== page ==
Bringing awareness to human trafficking


January is National Human Trafficking Prevention Month, and people were asked to wear blue today to help bring awareness to this crime.

The U.S. State Department said more than 27.6 million adults and children are being subjected to human trafficking around the world, including all 50 states, in rural and urban areas alike. It is modern-day slavery.

“Human trafficking, also known as trafficking in persons, includes both forced labor and sex trafficking,” the State Department said on its website. “It not only represents a threat to international peace and security but also undermines the rule of law, robs millions of their dignity and freedom, enriches transnational criminals and terrorists, and threatens public safety and national security everywhere… Traffickers often take advantage of instability caused by natural disasters, conflict, or a pandemic to exploit others.”

The State Department has a helpful link, 20 ways you can help fight human trafficking, on its website at

The U.S. Department of Homeland Security (DHS) currently has a Blue Campaign underway.

“Participating is simple, just follow these easy steps: Wear something blue — the international color of human trafficking awareness — then take a photo and post it on social media using the hashtag #WearBlueDay,” the DHS website said. “Wearing blue on January 11, 2023, is proof that a little gesture can go a long way. Do your part this #WearBlueDay to support human trafficking lived experience experts and empower your community to learn more about identifying and reporting this heinous crime.”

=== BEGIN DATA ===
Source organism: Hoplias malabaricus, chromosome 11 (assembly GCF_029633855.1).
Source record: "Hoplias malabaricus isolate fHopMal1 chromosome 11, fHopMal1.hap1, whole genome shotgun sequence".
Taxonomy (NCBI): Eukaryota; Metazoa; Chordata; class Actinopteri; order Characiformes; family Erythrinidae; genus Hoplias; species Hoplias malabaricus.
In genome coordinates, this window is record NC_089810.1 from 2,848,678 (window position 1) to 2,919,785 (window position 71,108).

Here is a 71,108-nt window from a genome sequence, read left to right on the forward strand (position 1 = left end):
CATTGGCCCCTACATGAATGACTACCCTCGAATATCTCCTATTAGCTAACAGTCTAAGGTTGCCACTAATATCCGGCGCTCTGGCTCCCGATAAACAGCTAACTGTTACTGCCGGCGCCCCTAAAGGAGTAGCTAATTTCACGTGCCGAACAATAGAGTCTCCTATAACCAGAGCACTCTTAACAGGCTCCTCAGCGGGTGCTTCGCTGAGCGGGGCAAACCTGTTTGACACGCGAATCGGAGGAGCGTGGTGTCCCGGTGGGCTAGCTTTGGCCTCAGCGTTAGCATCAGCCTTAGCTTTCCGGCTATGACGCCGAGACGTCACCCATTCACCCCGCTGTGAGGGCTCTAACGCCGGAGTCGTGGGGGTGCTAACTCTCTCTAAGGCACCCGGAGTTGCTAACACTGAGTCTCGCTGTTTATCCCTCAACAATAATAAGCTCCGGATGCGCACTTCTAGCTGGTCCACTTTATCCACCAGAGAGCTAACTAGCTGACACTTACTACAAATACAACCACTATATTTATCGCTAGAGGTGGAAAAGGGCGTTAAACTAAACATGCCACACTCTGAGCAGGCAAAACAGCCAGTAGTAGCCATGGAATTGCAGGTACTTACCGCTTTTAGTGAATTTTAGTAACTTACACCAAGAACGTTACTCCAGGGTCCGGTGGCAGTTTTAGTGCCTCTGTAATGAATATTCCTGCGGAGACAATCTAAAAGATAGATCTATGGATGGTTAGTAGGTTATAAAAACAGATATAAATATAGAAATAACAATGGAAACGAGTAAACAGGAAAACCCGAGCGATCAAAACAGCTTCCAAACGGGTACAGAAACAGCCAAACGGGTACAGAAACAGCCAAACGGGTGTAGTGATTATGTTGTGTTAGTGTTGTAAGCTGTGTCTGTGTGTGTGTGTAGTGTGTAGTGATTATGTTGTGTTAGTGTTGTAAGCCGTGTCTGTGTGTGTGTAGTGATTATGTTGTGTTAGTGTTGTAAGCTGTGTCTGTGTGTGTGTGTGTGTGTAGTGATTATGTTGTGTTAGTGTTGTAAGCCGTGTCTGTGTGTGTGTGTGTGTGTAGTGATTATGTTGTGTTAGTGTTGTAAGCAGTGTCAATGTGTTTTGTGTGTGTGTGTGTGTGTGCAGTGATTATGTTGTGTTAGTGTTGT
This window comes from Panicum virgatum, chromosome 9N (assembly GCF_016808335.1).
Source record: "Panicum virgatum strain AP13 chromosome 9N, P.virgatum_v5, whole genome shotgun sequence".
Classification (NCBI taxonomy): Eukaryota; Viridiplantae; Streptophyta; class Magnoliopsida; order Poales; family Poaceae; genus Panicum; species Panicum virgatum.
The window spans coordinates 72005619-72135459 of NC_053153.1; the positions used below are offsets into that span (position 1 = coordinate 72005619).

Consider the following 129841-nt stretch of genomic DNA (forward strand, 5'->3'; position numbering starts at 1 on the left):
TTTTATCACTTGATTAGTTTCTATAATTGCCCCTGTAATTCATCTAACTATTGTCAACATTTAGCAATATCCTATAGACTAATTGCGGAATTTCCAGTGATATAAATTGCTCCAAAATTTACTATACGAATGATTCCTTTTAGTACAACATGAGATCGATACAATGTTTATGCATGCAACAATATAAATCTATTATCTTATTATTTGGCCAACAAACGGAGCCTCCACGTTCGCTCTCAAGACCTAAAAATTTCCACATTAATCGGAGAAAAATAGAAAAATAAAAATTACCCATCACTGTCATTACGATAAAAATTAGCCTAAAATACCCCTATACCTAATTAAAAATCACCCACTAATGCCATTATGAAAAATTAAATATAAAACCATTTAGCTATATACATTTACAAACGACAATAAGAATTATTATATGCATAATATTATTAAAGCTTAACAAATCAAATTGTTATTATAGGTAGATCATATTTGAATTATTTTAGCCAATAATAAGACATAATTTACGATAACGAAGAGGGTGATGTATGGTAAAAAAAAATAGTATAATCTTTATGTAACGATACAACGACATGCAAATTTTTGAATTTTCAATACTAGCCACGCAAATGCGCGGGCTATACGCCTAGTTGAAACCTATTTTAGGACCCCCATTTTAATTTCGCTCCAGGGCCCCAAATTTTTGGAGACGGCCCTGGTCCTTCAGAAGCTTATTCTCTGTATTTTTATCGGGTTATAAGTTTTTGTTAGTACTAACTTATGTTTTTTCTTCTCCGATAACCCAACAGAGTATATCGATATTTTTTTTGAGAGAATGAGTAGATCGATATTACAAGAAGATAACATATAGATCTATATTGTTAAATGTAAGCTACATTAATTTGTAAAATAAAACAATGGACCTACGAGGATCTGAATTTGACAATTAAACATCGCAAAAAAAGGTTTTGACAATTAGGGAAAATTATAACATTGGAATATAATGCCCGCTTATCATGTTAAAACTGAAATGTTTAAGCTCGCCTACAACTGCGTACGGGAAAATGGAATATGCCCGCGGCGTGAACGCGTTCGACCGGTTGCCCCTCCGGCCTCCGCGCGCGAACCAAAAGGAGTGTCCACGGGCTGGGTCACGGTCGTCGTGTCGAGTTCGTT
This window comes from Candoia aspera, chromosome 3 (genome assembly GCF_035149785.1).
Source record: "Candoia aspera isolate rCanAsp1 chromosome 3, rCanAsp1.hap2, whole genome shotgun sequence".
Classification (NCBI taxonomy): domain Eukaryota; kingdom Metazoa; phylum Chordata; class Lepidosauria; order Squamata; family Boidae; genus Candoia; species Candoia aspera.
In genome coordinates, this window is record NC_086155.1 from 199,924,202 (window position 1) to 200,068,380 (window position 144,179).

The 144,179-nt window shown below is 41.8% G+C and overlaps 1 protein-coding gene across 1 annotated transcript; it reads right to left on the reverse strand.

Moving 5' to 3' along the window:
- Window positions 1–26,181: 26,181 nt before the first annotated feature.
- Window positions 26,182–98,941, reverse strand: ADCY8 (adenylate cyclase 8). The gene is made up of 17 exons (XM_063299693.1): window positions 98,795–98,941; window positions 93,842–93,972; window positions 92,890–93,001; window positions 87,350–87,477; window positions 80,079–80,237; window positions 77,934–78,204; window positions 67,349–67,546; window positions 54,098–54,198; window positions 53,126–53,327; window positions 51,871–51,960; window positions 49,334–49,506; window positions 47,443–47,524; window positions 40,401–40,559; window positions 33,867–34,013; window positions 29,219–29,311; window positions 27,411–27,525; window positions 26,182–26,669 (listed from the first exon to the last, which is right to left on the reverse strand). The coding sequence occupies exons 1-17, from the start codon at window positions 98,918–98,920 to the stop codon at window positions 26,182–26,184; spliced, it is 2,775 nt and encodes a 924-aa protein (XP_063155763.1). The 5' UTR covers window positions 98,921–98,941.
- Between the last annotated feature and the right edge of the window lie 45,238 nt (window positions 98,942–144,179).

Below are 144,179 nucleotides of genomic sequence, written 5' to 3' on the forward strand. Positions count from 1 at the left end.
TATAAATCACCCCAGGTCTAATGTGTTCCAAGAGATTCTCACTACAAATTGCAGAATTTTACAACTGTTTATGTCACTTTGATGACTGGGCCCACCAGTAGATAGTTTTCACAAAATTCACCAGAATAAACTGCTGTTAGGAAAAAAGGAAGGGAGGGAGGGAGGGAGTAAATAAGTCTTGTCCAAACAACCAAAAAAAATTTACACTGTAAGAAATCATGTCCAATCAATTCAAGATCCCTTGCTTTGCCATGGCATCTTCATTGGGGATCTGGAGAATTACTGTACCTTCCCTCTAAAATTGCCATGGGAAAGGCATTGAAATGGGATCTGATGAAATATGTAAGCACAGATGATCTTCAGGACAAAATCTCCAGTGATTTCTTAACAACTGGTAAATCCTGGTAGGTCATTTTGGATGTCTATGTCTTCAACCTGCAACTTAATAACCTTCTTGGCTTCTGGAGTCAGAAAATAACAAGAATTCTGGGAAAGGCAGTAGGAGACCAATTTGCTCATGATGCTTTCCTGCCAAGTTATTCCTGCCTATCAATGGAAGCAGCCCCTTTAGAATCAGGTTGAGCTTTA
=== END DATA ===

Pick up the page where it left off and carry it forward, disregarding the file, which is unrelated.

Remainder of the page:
Last month, President Biden signed the “Countering Human Trafficking Act of 2022,” which gives DHS more funding and staff to combat human trafficking.

“It is happening in Ohio,” the Ohio Department of Transportation said of the crime. “Ohio ranks as one of the top states for number of calls made to the National Human Trafficking Hotline. Ohio also has one of the largest interstate systems in the nation, making it easier for traffickers to transport victims.”

“Programs like Wear Blue Day raise public awareness,” Human Trafficking Officer Malik B. is quoted as saying on ODOT’s Facebook page. “This could lead to more eyes and ears on the street in areas law enforcement wouldn’t normally have immediate access to.”

ODOT said it has undertaken a number of anti-trafficking efforts, including placing the National Human Trafficking Hotline number (1-888-373-7888 or text INFO or HELP to BeFree 233733) in every stall of every restroom and rest area they oversee. The hotline received 50,123 calls or texts in 2021.

The State of Ohio has a Human Trafficking Task Force. “The Task Force is committed to preventing trafficking, serving victims, and supporting a coordinated system to investigate and prosecute human trafficking.”

In 2021, Gov. Mike DeWine expanded the task force to include five new agencies to assist combatting trafficking.

Locally, the United Way of Delaware has a way residents can help in the fight. The Delaware County Against Human Trafficking Coalition was established in 2013. This month it has a downloadable JanKNOWary calendar “of ways to engage, get trained or learn basic facts about human trafficking.”

For more information, visit and click on the Human Trafficking link under the Take Action tab.

By Gary Budzak

[email protected]

Assistant Editor Gary Budzak covers the eastern half of Delaware County and surrounding areas. He may be reached at the above email address.

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